[Tweeters] sanderlings and tire tracks

jbroadus at seanet.com jbroadus at seanet.com
Wed Mar 25 09:22:50 PDT 2009


Interesting behaviour viewed while four of us were walking
along the beach, in stormy weather, on the peninsula north of
the town of Long Beach. Low tide, not many birds about but
there were a few flocks of sanderlings. I have read about the
following described behaviour, but this is the first time I have
actually seen it:

Driving is allowed on this stretch of beach, so although we saw
no cars there were tracks from about 5 different cars. One set
of knobby, but not particularly deep, tracks were interesting to
the birds. We would see, in the distance, long skinny masses
of sanderlings. As we came up to them you could see that the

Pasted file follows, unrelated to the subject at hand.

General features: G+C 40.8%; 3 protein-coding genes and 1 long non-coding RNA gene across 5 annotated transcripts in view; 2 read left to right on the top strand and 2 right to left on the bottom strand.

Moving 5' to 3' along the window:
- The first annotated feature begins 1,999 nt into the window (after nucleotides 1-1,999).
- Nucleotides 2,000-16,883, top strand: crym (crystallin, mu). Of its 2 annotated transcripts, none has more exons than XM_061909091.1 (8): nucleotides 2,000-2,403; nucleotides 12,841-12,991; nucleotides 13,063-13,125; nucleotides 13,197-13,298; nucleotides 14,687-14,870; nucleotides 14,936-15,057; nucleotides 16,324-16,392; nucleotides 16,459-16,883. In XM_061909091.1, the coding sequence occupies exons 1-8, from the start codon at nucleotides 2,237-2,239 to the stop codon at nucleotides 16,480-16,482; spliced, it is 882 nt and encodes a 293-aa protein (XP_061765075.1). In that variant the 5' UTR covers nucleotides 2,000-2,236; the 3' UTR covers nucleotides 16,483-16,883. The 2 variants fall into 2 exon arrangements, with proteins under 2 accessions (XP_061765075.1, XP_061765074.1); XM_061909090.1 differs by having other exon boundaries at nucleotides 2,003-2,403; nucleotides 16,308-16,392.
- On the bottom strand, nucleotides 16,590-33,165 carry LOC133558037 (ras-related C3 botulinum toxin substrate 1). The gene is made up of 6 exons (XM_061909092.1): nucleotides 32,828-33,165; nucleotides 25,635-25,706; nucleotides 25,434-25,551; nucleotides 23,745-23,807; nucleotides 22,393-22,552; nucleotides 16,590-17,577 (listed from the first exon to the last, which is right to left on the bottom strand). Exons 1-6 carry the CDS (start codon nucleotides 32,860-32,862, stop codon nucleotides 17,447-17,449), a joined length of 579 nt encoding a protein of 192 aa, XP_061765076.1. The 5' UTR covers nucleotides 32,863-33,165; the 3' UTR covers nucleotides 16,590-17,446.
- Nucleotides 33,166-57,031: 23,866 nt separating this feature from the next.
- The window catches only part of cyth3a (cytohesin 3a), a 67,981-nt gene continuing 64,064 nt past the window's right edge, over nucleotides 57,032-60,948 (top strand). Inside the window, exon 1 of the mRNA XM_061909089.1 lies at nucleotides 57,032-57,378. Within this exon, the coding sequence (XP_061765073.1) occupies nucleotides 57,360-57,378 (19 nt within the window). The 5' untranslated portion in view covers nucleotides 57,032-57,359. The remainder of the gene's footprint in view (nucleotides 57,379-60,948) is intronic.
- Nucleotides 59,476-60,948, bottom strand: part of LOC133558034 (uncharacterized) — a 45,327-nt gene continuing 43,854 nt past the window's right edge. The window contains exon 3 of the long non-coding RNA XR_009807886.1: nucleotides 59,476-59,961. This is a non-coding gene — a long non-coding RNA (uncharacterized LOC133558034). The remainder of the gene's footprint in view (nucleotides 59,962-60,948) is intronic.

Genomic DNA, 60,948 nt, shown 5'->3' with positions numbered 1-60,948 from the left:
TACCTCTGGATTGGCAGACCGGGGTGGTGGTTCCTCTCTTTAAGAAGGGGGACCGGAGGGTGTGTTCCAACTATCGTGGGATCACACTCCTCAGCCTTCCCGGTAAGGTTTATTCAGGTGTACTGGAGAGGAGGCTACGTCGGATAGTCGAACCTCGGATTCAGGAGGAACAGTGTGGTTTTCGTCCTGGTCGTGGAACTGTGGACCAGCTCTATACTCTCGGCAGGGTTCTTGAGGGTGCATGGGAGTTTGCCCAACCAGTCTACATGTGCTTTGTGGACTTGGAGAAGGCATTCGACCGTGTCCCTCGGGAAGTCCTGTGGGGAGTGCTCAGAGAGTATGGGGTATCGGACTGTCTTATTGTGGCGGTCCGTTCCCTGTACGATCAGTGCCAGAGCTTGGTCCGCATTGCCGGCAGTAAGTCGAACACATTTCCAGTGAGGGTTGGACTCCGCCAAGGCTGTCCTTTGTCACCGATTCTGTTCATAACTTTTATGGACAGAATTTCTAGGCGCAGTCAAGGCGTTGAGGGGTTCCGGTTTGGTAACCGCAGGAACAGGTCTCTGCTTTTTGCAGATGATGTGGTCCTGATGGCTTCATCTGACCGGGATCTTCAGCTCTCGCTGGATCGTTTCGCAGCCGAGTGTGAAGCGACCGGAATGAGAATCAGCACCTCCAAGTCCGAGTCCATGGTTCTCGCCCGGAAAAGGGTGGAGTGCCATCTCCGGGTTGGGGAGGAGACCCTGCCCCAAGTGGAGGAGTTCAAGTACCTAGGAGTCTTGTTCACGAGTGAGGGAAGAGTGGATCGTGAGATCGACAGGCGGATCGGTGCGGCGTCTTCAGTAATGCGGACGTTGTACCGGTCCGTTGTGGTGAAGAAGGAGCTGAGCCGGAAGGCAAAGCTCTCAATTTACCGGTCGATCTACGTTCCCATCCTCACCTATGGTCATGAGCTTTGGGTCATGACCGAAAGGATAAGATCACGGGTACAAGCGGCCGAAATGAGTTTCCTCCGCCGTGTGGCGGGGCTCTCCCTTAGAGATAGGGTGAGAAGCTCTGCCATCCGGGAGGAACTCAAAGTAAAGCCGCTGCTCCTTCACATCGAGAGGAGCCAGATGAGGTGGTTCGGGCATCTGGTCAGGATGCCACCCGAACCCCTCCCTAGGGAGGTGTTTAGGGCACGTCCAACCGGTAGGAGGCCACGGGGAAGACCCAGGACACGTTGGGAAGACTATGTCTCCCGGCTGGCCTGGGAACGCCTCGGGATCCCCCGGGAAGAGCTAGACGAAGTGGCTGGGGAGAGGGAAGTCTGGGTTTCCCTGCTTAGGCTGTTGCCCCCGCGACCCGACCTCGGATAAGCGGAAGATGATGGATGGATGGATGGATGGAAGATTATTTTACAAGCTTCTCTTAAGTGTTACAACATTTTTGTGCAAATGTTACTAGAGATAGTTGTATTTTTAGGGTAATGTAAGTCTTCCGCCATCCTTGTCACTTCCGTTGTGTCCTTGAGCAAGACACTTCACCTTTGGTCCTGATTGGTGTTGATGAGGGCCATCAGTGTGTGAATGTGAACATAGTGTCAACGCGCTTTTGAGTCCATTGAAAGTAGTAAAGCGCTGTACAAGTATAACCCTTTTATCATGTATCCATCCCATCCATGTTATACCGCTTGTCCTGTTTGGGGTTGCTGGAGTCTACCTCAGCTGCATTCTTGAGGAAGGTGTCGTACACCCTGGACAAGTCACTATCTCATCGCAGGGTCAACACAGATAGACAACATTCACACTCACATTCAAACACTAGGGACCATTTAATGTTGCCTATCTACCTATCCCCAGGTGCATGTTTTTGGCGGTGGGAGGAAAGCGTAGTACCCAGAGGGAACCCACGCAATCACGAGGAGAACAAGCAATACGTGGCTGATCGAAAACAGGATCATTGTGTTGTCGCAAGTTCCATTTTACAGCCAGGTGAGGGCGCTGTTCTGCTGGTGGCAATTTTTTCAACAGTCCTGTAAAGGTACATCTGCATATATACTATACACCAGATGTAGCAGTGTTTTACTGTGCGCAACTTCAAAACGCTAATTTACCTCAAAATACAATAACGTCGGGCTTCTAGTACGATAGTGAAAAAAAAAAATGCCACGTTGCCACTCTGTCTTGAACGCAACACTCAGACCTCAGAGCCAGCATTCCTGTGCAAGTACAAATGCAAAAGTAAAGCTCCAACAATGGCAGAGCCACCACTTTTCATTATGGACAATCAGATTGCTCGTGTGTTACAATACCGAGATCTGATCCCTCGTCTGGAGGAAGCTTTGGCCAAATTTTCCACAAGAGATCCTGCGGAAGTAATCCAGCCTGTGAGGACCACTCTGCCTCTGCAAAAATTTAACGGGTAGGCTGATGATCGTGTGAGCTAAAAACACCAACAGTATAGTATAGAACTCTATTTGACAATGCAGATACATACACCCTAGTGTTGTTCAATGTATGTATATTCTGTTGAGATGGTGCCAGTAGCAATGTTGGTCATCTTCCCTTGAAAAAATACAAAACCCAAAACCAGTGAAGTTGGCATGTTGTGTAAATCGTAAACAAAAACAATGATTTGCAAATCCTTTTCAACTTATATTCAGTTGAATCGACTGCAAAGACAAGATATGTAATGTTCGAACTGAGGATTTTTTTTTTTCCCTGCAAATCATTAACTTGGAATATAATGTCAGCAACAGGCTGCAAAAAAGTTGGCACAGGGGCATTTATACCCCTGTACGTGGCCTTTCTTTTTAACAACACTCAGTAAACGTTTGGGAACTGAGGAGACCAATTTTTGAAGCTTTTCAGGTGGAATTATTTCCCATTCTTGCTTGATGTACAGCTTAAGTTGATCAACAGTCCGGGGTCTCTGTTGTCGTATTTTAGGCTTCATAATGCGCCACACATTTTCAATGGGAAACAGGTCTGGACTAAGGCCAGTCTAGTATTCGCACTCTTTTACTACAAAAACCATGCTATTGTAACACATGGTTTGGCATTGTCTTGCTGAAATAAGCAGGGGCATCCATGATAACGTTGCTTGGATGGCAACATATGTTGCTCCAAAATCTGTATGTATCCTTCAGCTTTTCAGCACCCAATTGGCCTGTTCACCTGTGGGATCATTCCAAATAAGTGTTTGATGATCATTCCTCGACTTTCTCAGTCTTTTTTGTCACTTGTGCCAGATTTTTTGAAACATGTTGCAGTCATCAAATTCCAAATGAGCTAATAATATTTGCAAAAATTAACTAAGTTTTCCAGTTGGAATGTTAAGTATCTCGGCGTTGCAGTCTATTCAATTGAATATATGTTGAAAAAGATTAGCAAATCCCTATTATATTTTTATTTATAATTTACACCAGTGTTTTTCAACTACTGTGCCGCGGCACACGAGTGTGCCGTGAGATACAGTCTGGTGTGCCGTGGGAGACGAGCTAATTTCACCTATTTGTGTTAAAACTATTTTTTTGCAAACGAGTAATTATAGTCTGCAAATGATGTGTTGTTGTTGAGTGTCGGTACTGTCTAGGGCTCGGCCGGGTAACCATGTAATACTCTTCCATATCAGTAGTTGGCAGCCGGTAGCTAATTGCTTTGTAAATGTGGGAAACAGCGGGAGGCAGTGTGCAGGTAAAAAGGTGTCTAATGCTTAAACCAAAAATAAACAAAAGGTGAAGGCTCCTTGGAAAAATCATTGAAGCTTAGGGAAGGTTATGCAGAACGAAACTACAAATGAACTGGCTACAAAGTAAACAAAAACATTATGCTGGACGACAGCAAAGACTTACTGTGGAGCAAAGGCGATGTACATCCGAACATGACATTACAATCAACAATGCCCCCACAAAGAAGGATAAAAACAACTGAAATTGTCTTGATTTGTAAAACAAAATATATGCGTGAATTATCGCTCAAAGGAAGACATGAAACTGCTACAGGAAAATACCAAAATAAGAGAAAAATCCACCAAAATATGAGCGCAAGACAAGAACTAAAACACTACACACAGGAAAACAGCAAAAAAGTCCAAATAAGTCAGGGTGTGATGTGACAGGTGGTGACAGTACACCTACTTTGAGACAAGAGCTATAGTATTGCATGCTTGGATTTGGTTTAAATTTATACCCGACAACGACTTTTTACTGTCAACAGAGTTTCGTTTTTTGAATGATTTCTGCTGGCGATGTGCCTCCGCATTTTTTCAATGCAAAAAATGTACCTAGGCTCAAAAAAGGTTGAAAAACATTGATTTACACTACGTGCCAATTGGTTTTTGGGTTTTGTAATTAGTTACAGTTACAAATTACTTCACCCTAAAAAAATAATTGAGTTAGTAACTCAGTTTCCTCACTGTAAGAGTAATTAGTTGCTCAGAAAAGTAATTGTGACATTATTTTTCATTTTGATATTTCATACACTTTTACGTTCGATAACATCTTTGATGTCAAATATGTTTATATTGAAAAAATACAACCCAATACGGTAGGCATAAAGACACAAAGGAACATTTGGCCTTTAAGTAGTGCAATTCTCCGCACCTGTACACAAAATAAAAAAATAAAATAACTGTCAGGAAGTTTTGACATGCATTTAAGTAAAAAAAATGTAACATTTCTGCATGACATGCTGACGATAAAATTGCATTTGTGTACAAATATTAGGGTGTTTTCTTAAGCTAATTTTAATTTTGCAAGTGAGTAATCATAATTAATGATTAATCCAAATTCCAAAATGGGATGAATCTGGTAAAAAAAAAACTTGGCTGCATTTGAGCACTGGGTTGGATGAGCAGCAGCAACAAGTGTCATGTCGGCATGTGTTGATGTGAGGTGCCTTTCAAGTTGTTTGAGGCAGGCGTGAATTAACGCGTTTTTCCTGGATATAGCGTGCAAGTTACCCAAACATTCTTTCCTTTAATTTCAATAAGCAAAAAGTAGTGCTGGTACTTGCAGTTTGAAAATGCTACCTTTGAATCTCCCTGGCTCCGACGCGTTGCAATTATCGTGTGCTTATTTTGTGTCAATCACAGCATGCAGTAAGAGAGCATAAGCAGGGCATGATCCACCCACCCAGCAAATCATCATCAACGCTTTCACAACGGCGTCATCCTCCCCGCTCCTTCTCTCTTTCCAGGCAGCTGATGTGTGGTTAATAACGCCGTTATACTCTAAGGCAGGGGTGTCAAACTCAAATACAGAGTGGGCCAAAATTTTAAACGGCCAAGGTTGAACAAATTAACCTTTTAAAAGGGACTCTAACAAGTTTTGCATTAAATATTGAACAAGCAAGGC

masses were each one tire width wide. Solid sanderlings
covering each tire track, for a distance of 20 to 30 feet linearly
along each track. The birds were probing, of course, and the
track on the other side was always a little better than the track
that some were in, as there was a constant running back and
forth and trading places.

The best thing is that there were several sets of tracks, and it
was always only the two tracks from one vehicle that interested
the birds. We saw this going on at two different places on the
beach, both times the same two tracks. At other places along
the beach there were very few birds, and only a scattering of
probe holes. By the way, the tracks were not particularly close
to the water's edge, but back up where the sand just started to
get soft.

When we got too close the flocks would run out to the surf line,
and would probe a little out there, then run back to the tracks
as we passed.

We walked the same beach two more evenings, and never
saw a repeat of the tire track feeding frenzy. Just your
standard more or less random distribution of probing marks.

Wonder what they could see that one day that we couldn't?
Jerry Broadus
PLS 17660





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